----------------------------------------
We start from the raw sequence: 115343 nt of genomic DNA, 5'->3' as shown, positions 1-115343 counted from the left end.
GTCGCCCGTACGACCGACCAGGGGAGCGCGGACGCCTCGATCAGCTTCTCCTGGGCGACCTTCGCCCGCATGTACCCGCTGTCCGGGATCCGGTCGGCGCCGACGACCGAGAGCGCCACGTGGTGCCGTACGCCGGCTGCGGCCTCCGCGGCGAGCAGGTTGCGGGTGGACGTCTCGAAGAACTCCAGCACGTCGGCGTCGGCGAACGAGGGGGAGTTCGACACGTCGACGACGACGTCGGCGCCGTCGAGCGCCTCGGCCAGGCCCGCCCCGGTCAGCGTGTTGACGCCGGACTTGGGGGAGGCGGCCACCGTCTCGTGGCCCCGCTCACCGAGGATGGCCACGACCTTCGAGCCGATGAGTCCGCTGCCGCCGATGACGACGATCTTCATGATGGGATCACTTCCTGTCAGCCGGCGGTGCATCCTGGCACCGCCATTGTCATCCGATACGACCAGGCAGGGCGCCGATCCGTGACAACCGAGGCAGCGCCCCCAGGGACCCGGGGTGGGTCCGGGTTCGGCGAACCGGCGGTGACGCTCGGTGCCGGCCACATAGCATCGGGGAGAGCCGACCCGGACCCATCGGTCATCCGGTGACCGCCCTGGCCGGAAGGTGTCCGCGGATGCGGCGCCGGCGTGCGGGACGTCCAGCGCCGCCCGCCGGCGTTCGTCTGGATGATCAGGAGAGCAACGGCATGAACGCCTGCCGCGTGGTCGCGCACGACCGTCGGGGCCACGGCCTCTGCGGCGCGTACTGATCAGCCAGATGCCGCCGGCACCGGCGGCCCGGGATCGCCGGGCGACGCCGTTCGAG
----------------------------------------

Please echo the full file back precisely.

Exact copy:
We start from the raw sequence: 115343 nt of genomic DNA, 5'->3' as shown, positions 1-115343 counted from the left end.
GTCGCCCGTACGACCGACCAGGGGAGCGCGGACGCCTCGATCAGCTTCTCCTGGGCGACCTTCGCCCGCATGTACCCGCTGTCCGGGATCCGGTCGGCGCCGACGACCGAGAGCGCCACGTGGTGCCGTACGCCGGCTGCGGCCTCCGCGGCGAGCAGGTTGCGGGTGGACGTCTCGAAGAACTCCAGCACGTCGGCGTCGGCGAACGAGGGGGAGTTCGACACGTCGACGACGACGTCGGCGCCGTCGAGCGCCTCGGCCAGGCCCGCCCCGGTCAGCGTGTTGACGCCGGACTTGGGGGAGGCGGCCACCGTCTCGTGGCCCCGCTCACCGAGGATGGCCACGACCTTCGAGCCGATGAGTCCGCTGCCGCCGATGACGACGATCTTCATGATGGGATCACTTCCTGTCAGCCGGCGGTGCATCCTGGCACCGCCATTGTCATCCGATACGACCAGGCAGGGCGCCGATCCGTGACAACCGAGGCAGCGCCCCCAGGGACCCGGGGTGGGTCCGGGTTCGGCGAACCGGCGGTGACGCTCGGTGCCGGCCACATAGCATCGGGGAGAGCCGACCCGGACCCATCGGTCATCCGGTGACCGCCCTGGCCGGAAGGTGTCCGCGGATGCGGCGCCGGCGTGCGGGACGTCCAGCGCCGCCCGCCGGCGTTCGTCTGGATGATCAGGAGAGCAACGGCATGAACGCCTGCCGCGTGGTCGCGCACGACCGTCGGGGCCACGGCCTCTGCGGCGCGTACTGATCAGCCAGATGCCGCCGGCACCGGCGGCCCGGGATCGCCGGGCGACGCCGTTCGAG